October 18 - October 23, 2005
University of Southern California/In partnership with USC Annenberg School for Communication
Los Angeles, California
Responding to the new Latino majority in many American cities and towns, the Western Knight Center and the USC Annenberg School for Communication sponsored this week-long seminar designed to help journalists target, respond to and report on its changing audience through coverage of arts and culture. Built on the premise that the arts are often where the least comfortable of topics are first thrust into public view, issues covered included:
Applications for the 20 fellowships were accepted from arts & entertainment journalists, working at print, broadcast and online news organizations. Fellows were introduced to some of the nation’s leading musicians, authors, filmmakers, painters, playwrights, scholars, professional broadcast and print journalists, who shared their ideas for successful and compelling coverage of Latino art and culture. The competively-selected fellows explored America’s thorniest debate about race, looking at the past, present and future of -- particularly Mexican -- contributions to the arts and culture of the U.S.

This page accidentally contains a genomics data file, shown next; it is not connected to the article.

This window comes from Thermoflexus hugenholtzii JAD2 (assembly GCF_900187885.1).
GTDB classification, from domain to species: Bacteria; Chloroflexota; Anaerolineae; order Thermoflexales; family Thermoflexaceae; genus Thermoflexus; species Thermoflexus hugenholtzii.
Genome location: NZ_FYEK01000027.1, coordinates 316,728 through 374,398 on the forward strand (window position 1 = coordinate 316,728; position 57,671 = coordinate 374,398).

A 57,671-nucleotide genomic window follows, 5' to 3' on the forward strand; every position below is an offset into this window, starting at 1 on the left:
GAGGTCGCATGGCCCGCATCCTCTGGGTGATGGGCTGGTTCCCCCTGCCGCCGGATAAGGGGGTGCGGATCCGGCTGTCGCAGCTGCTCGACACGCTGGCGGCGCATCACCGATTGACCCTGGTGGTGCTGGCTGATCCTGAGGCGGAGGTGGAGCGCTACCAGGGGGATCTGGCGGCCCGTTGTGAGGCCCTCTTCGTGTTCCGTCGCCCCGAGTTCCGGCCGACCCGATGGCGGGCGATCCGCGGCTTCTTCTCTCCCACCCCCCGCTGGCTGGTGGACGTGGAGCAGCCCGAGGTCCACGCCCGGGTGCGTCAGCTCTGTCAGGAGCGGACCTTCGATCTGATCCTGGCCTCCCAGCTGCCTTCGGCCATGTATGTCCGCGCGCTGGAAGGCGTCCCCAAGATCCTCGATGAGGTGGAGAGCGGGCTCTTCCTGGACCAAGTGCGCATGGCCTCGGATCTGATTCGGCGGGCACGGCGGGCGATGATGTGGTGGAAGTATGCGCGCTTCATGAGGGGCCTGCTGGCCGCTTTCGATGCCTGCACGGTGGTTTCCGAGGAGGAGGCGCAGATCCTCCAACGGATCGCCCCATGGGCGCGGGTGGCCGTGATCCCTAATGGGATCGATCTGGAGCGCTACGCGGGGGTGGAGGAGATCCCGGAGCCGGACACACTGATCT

- The common understandings and misunderstandings made by the media about Latino artists and their art.
- How the demographic shift toward a Latino majority affects the meaning and expression of today’s American arts and culture.
- Finding and telling stories that go beyond the usual.
- The influence of the emerging artists on the social and the political as well as the cultural fabric of a community.
What fellows have to say about past seminars:
"I learned a lot and feel I come away with a lot of resources. I'm extremely grateful for this time to think about issues that directly relate to my beat and my future aspirations in it."
- Tanya Weinberg, Florida Sun-Sentinel